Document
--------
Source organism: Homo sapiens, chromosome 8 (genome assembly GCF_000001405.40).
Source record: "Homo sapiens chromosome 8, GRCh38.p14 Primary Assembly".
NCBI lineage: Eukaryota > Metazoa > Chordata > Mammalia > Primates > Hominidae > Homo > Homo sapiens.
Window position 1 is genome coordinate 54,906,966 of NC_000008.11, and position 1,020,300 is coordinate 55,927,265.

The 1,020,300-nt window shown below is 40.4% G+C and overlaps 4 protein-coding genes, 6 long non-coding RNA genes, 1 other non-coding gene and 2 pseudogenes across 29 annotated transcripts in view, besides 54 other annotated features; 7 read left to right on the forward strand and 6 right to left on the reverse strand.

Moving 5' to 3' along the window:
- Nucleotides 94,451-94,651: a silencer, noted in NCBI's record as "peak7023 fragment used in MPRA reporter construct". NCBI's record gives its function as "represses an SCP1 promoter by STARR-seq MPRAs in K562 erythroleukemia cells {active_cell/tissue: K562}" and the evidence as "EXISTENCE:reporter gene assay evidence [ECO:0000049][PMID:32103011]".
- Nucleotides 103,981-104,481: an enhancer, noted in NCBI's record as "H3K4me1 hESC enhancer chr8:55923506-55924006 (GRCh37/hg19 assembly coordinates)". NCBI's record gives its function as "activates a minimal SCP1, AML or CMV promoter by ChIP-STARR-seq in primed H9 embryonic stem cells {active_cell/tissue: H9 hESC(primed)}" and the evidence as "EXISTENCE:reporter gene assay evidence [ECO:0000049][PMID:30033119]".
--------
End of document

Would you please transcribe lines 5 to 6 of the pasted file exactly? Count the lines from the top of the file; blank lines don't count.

The 1,020,300-nt window shown below is 40.4% G+C and overlaps 4 protein-coding genes, 6 long non-coding RNA genes, 1 other non-coding gene and 2 pseudogenes across 29 annotated transcripts in view, besides 54 other annotated features; 7 read left to right on the forward strand and 6 right to left on the reverse strand.

Moving 5' to 3' along the window: